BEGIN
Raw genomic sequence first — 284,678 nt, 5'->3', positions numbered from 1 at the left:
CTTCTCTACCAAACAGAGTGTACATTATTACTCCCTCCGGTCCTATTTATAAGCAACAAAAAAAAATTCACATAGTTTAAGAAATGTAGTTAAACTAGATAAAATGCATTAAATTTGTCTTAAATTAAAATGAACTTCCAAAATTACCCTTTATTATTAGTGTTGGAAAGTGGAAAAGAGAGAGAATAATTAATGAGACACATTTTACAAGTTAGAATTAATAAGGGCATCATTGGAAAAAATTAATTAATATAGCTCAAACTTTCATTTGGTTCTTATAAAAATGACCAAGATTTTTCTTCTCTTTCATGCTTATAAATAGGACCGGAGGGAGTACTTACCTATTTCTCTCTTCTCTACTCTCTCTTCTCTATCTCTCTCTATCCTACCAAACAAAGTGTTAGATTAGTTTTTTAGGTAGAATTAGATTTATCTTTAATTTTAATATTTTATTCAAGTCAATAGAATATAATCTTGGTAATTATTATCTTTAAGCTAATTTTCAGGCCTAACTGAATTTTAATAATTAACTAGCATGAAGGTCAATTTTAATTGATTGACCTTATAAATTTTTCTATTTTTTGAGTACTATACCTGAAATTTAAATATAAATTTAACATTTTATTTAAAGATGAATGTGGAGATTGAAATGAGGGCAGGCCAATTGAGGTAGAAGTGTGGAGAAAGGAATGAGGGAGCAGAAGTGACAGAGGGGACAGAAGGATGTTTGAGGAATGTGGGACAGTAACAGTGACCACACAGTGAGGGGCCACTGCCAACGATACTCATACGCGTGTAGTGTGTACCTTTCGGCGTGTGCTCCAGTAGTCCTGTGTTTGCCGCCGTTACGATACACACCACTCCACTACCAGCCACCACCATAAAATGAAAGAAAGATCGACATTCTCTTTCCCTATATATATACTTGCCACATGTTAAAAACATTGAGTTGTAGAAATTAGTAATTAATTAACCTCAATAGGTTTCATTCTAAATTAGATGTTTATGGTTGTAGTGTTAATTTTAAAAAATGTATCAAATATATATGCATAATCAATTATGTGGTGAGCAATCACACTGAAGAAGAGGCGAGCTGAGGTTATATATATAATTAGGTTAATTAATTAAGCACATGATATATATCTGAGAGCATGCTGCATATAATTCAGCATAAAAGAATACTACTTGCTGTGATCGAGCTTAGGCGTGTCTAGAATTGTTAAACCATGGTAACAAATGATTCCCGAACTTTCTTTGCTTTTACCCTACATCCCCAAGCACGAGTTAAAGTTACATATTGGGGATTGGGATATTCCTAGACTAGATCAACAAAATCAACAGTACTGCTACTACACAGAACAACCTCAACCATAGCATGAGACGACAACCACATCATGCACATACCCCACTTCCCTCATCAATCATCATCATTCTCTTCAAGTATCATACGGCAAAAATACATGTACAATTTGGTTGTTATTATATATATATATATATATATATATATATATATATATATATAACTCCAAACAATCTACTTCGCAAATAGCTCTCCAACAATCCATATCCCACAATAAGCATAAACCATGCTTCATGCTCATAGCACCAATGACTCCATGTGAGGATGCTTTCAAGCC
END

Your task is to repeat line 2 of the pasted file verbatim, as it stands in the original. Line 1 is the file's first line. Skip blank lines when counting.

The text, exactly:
CTTCTCTACCAAACAGAGTGTACATTATTACTCCCTCCGGTCCTATTTATAAGCAACAAAAAAAAATTCACATAGTTTAAGAAATGTAGTTAAACTAGATAAAATGCATTAAATTTGTCTTAAATTAAAATGAACTTCCAAAATTACCCTTTATTATTAGTGTTGGAAAGTGGAAAAGAGAGAGAATAATTAATGAGACACATTTTACAAGTTAGAATTAATAAGGGCATCATTGGAAAAAATTAATTAATATAGCTCAAACTTTCATTTGGTTCTTATAAAAATGACCAAGATTTTTCTTCTCTTTCATGCTTATAAATAGGACCGGAGGGAGTACTTACCTATTTCTCTCTTCTCTACTCTCTCTTCTCTATCTCTCTCTATCCTACCAAACAAAGTGTTAGATTAGTTTTTTAGGTAGAATTAGATTTATCTTTAATTTTAATATTTTATTCAAGTCAATAGAATATAATCTTGGTAATTATTATCTTTAAGCTAATTTTCAGGCCTAACTGAATTTTAATAATTAACTAGCATGAAGGTCAATTTTAATTGATTGACCTTATAAATTTTTCTATTTTTTGAGTACTATACCTGAAATTTAAATATAAATTTAACATTTTATTTAAAGATGAATGTGGAGATTGAAATGAGGGCAGGCCAATTGAGGTAGAAGTGTGGAGAAAGGAATGAGGGAGCAGAAGTGACAGAGGGGACAGAAGGATGTTTGAGGAATGTGGGACAGTAACAGTGACCACACAGTGAGGGGCCACTGCCAACGATACTCATACGCGTGTAGTGTGTACCTTTCGGCGTGTGCTCCAGTAGTCCTGTGTTTGCCGCCGTTACGATACACACCACTCCACTACCAGCCACCACCATAAAATGAAAGAAAGATCGACATTCTCTTTCCCTATATATATACTTGCCACATGTTAAAAACATTGAGTTGTAGAAATTAGTAATTAATTAACCTCAATAGGTTTCATTCTAAATTAGATGTTTATGGTTGTAGTGTTAATTTTAAAAAATGTATCAAATATATATGCATAATCAATTATGTGGTGAGCAATCACACTGAAGAAGAGGCGAGCTGAGGTTATATATATAATTAGGTTAATTAATTAAGCACATGATATATATCTGAGAGCATGCTGCATATAATTCAGCATAAAAGAATACTACTTGCTGTGATCGAGCTTAGGCGTGTCTAGAATTGTTAAACCATGGTAACAAATGATTCCCGAACTTTCTTTGCTTTTACCCTACATCCCCAAGCACGAGTTAAAGTTACATATTGGGGATTGGGATATTCCTAGACTAGATCAACAAAATCAACAGTACTGCTACTACACAGAACAACCTCAACCATAGCATGAGACGACAACCACATCATGCACATACCCCACTTCCCTCATCAATCATCATCATTCTCTTCAAGTATCATACGGCAAAAATACATGTACAATTTGGTTGTTATTATATATATATATATATATATATATATATATATATATATATAACTCCAAACAATCTACTTCGCAAATAGCTCTCCAACAATCCATATCCCACAATAAGCATAAACCATGCTTCATGCTCATAGCACCAATGACTCCATGTGAGGATGCTTTCAAGCC